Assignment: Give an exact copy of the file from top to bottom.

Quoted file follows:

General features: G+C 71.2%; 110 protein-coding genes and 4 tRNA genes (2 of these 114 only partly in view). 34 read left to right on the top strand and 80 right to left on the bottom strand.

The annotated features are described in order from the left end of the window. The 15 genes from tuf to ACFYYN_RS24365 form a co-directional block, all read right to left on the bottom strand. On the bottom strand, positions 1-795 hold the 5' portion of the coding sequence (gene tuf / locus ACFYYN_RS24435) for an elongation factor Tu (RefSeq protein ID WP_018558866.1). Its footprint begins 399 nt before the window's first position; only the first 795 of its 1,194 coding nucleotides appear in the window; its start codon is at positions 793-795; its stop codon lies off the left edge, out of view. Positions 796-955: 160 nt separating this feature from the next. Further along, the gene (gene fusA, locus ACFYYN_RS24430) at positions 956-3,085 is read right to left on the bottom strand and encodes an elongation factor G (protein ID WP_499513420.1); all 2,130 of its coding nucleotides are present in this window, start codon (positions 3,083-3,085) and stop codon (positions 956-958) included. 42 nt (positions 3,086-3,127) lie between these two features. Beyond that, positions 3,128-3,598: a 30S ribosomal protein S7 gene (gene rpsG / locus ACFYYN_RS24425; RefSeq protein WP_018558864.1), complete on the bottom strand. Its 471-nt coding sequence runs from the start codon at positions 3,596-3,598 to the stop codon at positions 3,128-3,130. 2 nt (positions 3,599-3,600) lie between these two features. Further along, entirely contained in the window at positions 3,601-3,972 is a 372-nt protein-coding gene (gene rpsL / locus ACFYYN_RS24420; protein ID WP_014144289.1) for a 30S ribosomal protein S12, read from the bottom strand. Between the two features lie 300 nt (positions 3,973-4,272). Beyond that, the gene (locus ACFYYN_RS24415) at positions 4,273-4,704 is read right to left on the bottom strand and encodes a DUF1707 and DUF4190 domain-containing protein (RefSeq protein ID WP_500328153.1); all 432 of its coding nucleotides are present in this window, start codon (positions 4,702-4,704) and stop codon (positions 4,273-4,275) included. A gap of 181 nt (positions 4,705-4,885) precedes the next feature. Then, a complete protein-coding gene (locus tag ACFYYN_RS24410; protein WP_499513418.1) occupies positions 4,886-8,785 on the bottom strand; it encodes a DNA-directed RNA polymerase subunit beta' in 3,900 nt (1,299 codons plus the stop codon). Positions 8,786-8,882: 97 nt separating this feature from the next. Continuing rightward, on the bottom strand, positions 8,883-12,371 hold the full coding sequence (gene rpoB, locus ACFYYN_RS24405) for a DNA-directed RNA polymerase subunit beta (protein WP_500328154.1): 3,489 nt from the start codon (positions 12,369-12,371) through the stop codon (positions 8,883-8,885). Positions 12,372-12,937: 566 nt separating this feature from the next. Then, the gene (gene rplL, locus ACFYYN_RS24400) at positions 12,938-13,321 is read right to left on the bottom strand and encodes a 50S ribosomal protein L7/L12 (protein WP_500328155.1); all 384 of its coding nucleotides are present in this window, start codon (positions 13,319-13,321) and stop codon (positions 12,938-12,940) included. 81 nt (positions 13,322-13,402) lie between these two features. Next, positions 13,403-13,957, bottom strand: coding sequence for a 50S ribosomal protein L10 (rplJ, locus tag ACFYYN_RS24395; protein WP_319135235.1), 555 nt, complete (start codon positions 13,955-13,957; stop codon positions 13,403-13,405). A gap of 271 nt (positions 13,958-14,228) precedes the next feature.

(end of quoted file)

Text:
General features: G+C 71.2%; 110 protein-coding genes and 4 tRNA genes (2 of these 114 only partly in view). 34 read left to right on the top strand and 80 right to left on the bottom strand.

The annotated features are described in order from the left end of the window. The 15 genes from tuf to ACFYYN_RS24365 form a co-directional block, all read right to left on the bottom strand. On the bottom strand, positions 1-795 hold the 5' portion of the coding sequence (gene tuf / locus ACFYYN_RS24435) for an elongation factor Tu (RefSeq protein ID WP_018558866.1). Its footprint begins 399 nt before the window's first position; only the first 795 of its 1,194 coding nucleotides appear in the window; its start codon is at positions 793-795; its stop codon lies off the left edge, out of view. Positions 796-955: 160 nt separating this feature from the next. Further along, the gene (gene fusA, locus ACFYYN_RS24430) at positions 956-3,085 is read right to left on the bottom strand and encodes an elongation factor G (protein ID WP_499513420.1); all 2,130 of its coding nucleotides are present in this window, start codon (positions 3,083-3,085) and stop codon (positions 956-958) included. 42 nt (positions 3,086-3,127) lie between these two features. Beyond that, positions 3,128-3,598: a 30S ribosomal protein S7 gene (gene rpsG / locus ACFYYN_RS24425; RefSeq protein WP_018558864.1), complete on the bottom strand. Its 471-nt coding sequence runs from the start codon at positions 3,596-3,598 to the stop codon at positions 3,128-3,130. 2 nt (positions 3,599-3,600) lie between these two features. Further along, entirely contained in the window at positions 3,601-3,972 is a 372-nt protein-coding gene (gene rpsL / locus ACFYYN_RS24420; protein ID WP_014144289.1) for a 30S ribosomal protein S12, read from the bottom strand. Between the two features lie 300 nt (positions 3,973-4,272). Beyond that, the gene (locus ACFYYN_RS24415) at positions 4,273-4,704 is read right to left on the bottom strand and encodes a DUF1707 and DUF4190 domain-containing protein (RefSeq protein ID WP_500328153.1); all 432 of its coding nucleotides are present in this window, start codon (positions 4,702-4,704) and stop codon (positions 4,273-4,275) included. A gap of 181 nt (positions 4,705-4,885) precedes the next feature. Then, a complete protein-coding gene (locus tag ACFYYN_RS24410; protein WP_499513418.1) occupies positions 4,886-8,785 on the bottom strand; it encodes a DNA-directed RNA polymerase subunit beta' in 3,900 nt (1,299 codons plus the stop codon). Positions 8,786-8,882: 97 nt separating this feature from the next. Continuing rightward, on the bottom strand, positions 8,883-12,371 hold the full coding sequence (gene rpoB, locus ACFYYN_RS24405) for a DNA-directed RNA polymerase subunit beta (protein WP_500328154.1): 3,489 nt from the start codon (positions 12,369-12,371) through the stop codon (positions 8,883-8,885). Positions 12,372-12,937: 566 nt separating this feature from the next. Then, the gene (gene rplL, locus ACFYYN_RS24400) at positions 12,938-13,321 is read right to left on the bottom strand and encodes a 50S ribosomal protein L7/L12 (protein WP_500328155.1); all 384 of its coding nucleotides are present in this window, start codon (positions 13,319-13,321) and stop codon (positions 12,938-12,940) included. 81 nt (positions 13,322-13,402) lie between these two features. Next, positions 13,403-13,957, bottom strand: coding sequence for a 50S ribosomal protein L10 (rplJ, locus tag ACFYYN_RS24395; protein WP_319135235.1), 555 nt, complete (start codon positions 13,955-13,957; stop codon positions 13,403-13,405). A gap of 271 nt (positions 13,958-14,228) precedes the next feature.